04 April 2008


A friend recently sent me this excerpt from a Singer Sewing Manual from 1949. People on her discussion list were making fun of it, but she thought it was both sensible and wise. I agree.
"Prepare yourself mentally for sewing. Think about what you are going to do. Never
approach sewing with a sigh or lackadaisically. Good results are difficult when indifference predominates. Never try to sew with a sink full of dirty dishes or beds unmade. When there are urgent housekeeping chores, do these first so your mind is free to enjoy your sewing. When you sew, make yourself as attractive as possible. Put on a clean dress. Have your hair in order, powder and lipstick put on. If you are constantly fearful that a visitor will drop in or your husband will come home and you will not look neatly put together, you will not enjoy your sewing as you should."
It's easy to laugh at this dated advice directed to housewives vacuuming in heels and pearls. But, once you look past the writing style and 1950's imagery, there is a lot of wisdom contained in this little snippet.

We lead hectic lives, trying to balance competing needs and demands for our attention. We multi-task, attached to our cell phones and laptops, while we shop online, cook dinner, monitor the laundry, and greet our spouses. The idea of waiting to sew until our houses are clean and we are neatly dressed (with powder and lipstick, no less!) seems archaic and impossible.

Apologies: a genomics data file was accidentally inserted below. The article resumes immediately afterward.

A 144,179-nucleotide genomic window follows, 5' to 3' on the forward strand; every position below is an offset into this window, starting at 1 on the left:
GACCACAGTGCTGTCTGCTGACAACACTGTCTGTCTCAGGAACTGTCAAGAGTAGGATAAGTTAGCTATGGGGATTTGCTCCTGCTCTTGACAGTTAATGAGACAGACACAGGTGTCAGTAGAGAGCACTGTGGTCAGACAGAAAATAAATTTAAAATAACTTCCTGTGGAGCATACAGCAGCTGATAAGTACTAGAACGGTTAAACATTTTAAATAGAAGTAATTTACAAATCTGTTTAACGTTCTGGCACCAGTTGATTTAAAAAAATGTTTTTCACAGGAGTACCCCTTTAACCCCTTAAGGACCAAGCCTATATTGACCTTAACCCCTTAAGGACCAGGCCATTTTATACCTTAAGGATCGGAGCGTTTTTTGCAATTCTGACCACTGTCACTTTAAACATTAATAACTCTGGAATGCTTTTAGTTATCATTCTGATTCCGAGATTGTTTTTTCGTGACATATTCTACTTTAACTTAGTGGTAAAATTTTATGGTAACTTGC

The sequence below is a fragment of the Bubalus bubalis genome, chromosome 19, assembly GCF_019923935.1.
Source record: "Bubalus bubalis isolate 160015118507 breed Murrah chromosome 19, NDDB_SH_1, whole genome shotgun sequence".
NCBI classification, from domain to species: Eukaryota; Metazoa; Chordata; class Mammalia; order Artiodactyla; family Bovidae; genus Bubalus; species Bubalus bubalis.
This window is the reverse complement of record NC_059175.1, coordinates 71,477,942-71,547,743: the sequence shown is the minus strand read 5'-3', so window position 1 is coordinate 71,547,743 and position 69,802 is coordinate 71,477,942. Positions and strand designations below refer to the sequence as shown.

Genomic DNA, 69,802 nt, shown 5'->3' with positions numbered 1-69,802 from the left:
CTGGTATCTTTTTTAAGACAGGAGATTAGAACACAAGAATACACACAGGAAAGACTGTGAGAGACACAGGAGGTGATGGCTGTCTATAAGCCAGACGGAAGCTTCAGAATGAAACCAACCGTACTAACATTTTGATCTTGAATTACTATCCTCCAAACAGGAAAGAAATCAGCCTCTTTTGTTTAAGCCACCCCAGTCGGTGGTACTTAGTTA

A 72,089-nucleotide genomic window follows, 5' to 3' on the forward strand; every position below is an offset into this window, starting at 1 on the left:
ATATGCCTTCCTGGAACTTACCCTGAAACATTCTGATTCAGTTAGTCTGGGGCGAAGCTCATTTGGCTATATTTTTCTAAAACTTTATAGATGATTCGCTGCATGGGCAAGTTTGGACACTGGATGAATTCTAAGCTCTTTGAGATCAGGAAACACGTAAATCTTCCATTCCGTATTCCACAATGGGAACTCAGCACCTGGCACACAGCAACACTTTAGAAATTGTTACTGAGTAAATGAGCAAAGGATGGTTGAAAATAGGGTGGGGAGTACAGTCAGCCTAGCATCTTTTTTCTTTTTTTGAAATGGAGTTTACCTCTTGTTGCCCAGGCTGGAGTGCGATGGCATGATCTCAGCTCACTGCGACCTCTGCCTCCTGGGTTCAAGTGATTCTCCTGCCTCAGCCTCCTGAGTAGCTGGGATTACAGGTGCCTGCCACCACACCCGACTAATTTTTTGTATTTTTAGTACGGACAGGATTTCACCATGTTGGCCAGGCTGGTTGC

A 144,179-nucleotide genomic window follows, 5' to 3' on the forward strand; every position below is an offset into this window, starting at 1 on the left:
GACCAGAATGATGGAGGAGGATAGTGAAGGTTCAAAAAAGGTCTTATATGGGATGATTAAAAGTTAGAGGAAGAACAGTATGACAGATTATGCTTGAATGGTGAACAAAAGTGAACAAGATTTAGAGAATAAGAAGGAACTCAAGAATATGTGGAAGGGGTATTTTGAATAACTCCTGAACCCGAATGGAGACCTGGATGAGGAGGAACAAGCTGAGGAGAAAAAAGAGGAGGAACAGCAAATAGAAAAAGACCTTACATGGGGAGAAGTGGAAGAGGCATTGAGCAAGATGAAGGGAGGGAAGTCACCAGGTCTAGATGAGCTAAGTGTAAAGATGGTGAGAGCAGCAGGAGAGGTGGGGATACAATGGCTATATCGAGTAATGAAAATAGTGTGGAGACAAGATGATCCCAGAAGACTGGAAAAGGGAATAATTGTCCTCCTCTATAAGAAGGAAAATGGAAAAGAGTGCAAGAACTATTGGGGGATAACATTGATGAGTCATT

But, I'm finding the basic principles in this advice to be true. I'm more productive in my studio when I am relaxed. And, for me, a relaxed mind comes from having a clutter-free and relatively clean home.

Fortunately, this is a fairly common experience. My husband and I have worked hard to downsize our belongings so that our house is fairly minimalist. And my weekly cleaning schedule means I don't have to think about whether to vacuum or clean the bathrooms. Like the old saying goes, "I vacuum my house once a week whether it needs it or not."

It's taken a fair bit of work to get to this point, but now it feels comfortable and natural. I enjoy the mental freedom that comes from having systems in place and from having created a home that works for us.

Full disclaimer: although my house is minimalist and clutter-free, my studio is most decidedly not. But, one of my resolutions for this year is to take these cleaning and decluttering systems and apply them to my studio. It's slowly happening. And I feel an increased level of creative energy and freedom with each layer of cluttered accretion I remove, even if I'm not wearing lipstick and heels.

If you are still working on decluttering and developing systems for your own home, check out Leo at Zen Habits' great post A Guide to Creating a Minimalist Home. I only discovered Zen Habits a couple months ago, but it has quickly become one of my favorite blogs. It's worth reading his archives.

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